Identity Theft: Protecting Your Employees’ Identities is Good Business

by Thomas R. Kaiser Sr.


According to the Federal Trade Commission (FTC), the number one complaint consumers made in 2010 was related to identity theft[1]. There were over 250,000 complaints filed with the FTC regarding identity theft, which represented 19% of all complaints filed. Despite continued media coverage a general misconception persists that identity theft only happens to “someone else.” As a small business owner, what if that “someone else” is your own employee? And what if that theft occurred on your business premises?

Beyond the employee’s own personal lives, workplace thefts do account for a significant portion of identity theft cases each year[2]. Employers need to be conscious of these risks, and though they cannot completely protect their employees, they can (and should) take some reasonable steps to help reduce the exposure of their employee’s personally identifiable information (PII). Here are some simple steps an employer can take to minimize the risk of employee identity theft:

  • Restrict personnel records (SSN, bank account, etc., etc.) to authorized HR personnel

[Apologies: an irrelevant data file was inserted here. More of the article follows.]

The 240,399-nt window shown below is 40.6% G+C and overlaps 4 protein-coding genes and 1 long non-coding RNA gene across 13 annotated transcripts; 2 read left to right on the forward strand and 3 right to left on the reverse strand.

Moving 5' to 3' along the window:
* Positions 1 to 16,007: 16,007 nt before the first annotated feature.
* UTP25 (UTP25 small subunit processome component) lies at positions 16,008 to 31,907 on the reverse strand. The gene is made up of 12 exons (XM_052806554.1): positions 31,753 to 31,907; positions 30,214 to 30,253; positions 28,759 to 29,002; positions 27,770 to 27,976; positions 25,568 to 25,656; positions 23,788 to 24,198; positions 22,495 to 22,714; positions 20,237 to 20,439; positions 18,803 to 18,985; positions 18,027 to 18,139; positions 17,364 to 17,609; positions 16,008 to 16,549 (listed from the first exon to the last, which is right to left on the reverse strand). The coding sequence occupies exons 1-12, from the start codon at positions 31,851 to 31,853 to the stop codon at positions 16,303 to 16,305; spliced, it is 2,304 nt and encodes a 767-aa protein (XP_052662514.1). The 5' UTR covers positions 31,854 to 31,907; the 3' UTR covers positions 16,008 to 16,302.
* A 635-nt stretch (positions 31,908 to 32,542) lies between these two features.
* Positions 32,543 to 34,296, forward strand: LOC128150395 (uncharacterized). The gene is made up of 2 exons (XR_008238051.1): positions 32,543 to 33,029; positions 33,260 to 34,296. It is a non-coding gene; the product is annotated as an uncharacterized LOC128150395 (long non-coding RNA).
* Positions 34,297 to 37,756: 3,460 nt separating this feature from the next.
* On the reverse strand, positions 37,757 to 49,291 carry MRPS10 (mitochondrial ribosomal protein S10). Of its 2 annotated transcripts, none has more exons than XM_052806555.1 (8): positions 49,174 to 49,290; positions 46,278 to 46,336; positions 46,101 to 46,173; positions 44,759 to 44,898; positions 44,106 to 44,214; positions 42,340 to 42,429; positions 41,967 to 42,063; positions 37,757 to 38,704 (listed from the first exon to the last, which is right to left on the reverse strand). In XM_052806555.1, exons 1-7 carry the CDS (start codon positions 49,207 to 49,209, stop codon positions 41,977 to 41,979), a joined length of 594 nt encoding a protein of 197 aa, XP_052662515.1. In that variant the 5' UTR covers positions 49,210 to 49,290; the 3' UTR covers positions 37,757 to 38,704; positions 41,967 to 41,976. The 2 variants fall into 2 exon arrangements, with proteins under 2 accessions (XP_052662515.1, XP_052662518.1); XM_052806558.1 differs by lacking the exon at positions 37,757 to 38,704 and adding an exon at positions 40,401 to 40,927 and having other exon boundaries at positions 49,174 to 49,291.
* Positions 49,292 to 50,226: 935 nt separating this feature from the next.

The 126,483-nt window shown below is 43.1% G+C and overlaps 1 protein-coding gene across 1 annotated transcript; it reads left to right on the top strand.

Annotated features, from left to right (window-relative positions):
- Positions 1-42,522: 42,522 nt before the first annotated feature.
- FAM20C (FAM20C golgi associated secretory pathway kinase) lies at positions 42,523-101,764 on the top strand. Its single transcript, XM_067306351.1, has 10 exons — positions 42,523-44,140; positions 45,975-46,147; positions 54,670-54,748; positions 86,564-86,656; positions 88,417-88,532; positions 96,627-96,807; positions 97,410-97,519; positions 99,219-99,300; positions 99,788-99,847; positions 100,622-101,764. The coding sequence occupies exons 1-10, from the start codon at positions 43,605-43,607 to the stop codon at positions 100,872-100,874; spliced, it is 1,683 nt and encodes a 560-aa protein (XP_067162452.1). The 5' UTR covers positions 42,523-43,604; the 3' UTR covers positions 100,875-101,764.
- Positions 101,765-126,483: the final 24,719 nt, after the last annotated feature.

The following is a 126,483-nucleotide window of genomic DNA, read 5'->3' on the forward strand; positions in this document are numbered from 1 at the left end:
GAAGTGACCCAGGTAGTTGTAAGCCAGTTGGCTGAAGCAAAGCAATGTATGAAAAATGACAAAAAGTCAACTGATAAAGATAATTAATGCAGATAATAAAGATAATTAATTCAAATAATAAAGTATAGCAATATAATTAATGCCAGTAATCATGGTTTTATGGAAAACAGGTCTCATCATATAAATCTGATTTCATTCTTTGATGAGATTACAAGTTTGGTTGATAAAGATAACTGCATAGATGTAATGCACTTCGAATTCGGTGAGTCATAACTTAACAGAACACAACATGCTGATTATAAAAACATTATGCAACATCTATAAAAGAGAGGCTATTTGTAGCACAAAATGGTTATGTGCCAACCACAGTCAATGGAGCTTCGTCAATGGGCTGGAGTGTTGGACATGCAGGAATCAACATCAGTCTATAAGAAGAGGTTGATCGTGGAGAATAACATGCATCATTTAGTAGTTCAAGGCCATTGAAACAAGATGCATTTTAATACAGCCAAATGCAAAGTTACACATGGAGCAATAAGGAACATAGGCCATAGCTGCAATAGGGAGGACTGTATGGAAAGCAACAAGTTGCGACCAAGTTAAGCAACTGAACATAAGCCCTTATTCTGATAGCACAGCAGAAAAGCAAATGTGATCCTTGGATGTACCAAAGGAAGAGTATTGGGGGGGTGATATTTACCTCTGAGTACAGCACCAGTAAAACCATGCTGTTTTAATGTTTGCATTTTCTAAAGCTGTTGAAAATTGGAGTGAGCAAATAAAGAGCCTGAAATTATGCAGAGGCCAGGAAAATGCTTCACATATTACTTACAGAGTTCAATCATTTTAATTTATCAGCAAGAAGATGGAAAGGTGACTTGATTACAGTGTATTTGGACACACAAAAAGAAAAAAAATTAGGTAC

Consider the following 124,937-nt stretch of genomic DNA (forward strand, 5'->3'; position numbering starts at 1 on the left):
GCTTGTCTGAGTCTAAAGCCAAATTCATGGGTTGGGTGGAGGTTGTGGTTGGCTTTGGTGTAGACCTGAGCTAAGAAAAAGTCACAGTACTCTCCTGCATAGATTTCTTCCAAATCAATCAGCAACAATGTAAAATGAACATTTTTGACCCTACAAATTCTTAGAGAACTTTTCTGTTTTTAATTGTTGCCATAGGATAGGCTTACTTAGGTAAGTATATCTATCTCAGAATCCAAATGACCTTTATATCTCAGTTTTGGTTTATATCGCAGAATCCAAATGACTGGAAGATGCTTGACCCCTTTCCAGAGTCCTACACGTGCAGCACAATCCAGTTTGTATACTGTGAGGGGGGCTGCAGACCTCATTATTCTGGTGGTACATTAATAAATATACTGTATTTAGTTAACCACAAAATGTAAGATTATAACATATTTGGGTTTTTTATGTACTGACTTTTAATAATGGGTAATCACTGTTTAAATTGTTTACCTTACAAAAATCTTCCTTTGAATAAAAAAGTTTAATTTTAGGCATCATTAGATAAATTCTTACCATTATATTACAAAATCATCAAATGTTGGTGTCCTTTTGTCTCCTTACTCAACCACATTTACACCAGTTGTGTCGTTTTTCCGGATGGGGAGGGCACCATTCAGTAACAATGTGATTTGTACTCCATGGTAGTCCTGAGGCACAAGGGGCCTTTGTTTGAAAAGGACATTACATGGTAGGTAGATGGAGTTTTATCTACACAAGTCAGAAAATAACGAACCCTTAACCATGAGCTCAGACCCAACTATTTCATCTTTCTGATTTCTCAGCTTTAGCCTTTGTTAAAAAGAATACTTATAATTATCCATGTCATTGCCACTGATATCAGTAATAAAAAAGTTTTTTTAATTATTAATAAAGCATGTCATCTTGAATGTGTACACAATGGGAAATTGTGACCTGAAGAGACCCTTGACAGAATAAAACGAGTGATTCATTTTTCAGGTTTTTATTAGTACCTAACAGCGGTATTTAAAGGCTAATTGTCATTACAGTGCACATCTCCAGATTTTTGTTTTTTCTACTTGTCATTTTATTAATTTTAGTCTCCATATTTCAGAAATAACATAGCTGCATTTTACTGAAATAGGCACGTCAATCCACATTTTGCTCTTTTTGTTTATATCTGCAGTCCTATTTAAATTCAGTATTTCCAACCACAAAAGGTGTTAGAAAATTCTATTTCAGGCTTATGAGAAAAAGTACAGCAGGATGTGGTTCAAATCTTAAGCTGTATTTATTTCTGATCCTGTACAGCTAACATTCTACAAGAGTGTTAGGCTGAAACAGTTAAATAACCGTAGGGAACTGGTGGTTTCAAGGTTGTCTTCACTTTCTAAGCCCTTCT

• Ensure all authorized individuals have their own login ID and password to access databases. There should be no shared access or passwords.
  • Encourage employees to lock-up personal belongings during normal working hours and if possible provide a storage locker with individual locks
  • Do not allow visitors onto the sales or office floors or in other work areas without an employee escort who should remain with the visitor at all times
  • Mandate that all employees lock their computer when away from their desks
  • Prohibit personal mail delivery to the business
  • Develop and enforce disciplinary actions for security violations involving both customer and employee PII

Employers should incorporate as many of these measures as possible. At minimum businesses should implement the following two security measures:

  1. As an employer there is no need to use the employees SSN as an identifier on personnel records. By eliminating the SSN from personnel record employee’s risks are reduced significantly. Additionally, most states have laws that prohibit the use of the SSN as an employee identification number, and,
  2. Businesses should implement risk management training and education to its employees. New hires should be trained in the company’s information security policies and current employees should reaffirm their understanding of these policies annually.

Thomas R Kaiser Sr. is a Certified Identity Theft Risk Management Specialist in the financial services industry in mortgage banking, identity theft, check fraud and insurance.

[1] FTC Releases List of Top Consumer Complaints in 2010; Identity Theft Tops the List Again (March 8, 2011)

[2] Identity Theft Resource Center (ITRC) – In the Workplace Frequently Asked Questions (April 30, 2007)